Posted in Uncategorized | Leave a comment

Peace, pubs and poetry!

I have several poems coming out in a new peace anthology by Scottish writers, published by Dove Tales. There is a fundraiser for the anthology here. Dove Tales’ Jean Rafferty hosted a great event at Celtic Connections. It involved a discussion about the Human Cost of War, featuring David Pratt, foreign affairs editor of The Herald and Sunday Herald; Mary Smith, author of Drunk Chickens and Burnt Macaroni, a book about the lives of ordinary Afghan women; and Billy Briggs, director of The Ferret online investigative newspaper and an award-winning freelance writer who has worked in many war zones. I was very touched to see that some of my poems (linking Iraq, Kurdistan and Belfast) open the anthology. A poem of mine also pops up first in an anthology on pubs, another of my passions! One for the Road, edited by Helen Mort and Stuart Maconie, is published by Smith/Doorstop. Here it is below. It’s keeping great company, with poems by Alan Buckley, Catherine Smith, Ian Duhig, Simon Armitage, Collette Bryce and Zaffar Kunial.

ONEFORTHEROAD-my poem

One for the Road and Dove Tales, with an amazing cover photo by Angela Catlin.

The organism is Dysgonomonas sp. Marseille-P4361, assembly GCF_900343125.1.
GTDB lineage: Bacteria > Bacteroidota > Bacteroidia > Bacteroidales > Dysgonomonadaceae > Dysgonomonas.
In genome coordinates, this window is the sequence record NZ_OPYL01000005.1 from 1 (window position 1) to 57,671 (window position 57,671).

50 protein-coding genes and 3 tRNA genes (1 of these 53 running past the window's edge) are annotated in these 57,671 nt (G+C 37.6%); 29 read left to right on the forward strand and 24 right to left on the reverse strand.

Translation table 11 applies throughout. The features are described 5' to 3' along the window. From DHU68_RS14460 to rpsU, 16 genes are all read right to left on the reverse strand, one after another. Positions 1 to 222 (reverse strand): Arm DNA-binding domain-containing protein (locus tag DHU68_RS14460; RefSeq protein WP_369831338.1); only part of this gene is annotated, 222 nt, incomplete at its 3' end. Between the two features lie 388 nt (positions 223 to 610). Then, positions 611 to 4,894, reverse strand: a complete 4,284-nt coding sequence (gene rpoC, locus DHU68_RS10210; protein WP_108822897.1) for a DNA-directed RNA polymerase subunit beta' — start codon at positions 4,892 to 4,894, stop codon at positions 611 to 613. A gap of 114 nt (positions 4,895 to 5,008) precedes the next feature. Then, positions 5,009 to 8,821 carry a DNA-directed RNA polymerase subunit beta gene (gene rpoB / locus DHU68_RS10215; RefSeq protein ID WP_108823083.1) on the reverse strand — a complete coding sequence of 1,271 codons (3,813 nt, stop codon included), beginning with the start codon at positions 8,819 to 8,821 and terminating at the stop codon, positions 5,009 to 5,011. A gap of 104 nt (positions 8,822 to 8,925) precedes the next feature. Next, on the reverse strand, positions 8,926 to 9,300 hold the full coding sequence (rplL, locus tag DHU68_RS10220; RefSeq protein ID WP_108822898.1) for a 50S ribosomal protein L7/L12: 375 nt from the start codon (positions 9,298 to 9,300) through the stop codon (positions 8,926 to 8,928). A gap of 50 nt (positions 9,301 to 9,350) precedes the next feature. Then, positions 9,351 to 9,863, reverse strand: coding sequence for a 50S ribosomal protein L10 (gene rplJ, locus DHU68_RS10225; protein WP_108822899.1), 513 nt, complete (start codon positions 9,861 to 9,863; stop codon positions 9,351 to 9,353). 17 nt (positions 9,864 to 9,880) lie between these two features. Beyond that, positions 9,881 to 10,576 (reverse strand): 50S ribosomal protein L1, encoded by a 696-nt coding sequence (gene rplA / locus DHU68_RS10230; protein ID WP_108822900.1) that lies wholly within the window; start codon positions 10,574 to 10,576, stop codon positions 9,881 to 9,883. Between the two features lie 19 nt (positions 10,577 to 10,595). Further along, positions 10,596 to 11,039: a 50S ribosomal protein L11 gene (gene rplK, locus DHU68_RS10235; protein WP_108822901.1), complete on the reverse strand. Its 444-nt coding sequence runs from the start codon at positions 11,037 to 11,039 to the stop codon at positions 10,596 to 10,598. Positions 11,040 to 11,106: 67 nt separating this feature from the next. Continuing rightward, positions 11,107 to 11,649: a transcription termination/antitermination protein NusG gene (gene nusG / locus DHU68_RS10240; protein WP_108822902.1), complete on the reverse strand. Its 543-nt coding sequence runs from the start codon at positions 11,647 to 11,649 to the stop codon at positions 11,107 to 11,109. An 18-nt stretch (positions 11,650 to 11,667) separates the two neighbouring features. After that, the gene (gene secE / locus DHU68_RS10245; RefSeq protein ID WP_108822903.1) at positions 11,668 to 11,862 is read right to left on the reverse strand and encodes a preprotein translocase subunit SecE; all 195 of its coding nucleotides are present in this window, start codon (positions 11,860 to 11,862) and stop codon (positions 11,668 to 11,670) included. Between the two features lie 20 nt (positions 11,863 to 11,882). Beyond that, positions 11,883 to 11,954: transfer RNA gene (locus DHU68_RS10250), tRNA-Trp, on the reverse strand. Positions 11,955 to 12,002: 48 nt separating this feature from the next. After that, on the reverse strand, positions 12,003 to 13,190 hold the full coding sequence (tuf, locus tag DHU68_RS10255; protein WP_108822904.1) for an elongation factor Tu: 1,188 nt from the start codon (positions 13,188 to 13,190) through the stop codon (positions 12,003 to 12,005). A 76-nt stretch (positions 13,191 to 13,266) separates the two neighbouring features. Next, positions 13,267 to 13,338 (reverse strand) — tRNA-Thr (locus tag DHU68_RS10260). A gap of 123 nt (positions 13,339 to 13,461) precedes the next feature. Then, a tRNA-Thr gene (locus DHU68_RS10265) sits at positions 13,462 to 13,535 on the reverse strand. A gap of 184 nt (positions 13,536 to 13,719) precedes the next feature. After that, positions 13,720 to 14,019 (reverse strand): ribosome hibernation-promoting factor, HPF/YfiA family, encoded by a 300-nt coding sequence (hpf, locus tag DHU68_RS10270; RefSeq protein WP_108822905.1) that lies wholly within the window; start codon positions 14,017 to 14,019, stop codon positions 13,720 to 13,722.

Posted in Poems, Uncategorized | 1 Comment

Martello Music gigs

Martello, set up with our former Beccles Library Folk Club volunteer Martin Lovett, is going great guns! Here’s some great press for our latest gig, Megson at the Seagull Theatre tomorrow. Made two ‘best of’ lists. I can’t wait! Next gig is Fara at the Cut, Halesworth, 11th February. Tickets are selling fast, so make sure and get yours!

Posted in Uncategorized | Leave a comment

Poetry in Aldeburgh 2017

Above is a thank you from Chris Agee and a blessing (in Irish) from Paddy Bushe. A thank you and a blessing began and ended my time at Poetry in Aldeburgh. A thank you and a blessing is what I give for the chance to continue to be involved in bringing poets to this small seaside town – the thing I brought my family down here to do! It has been quite a journey.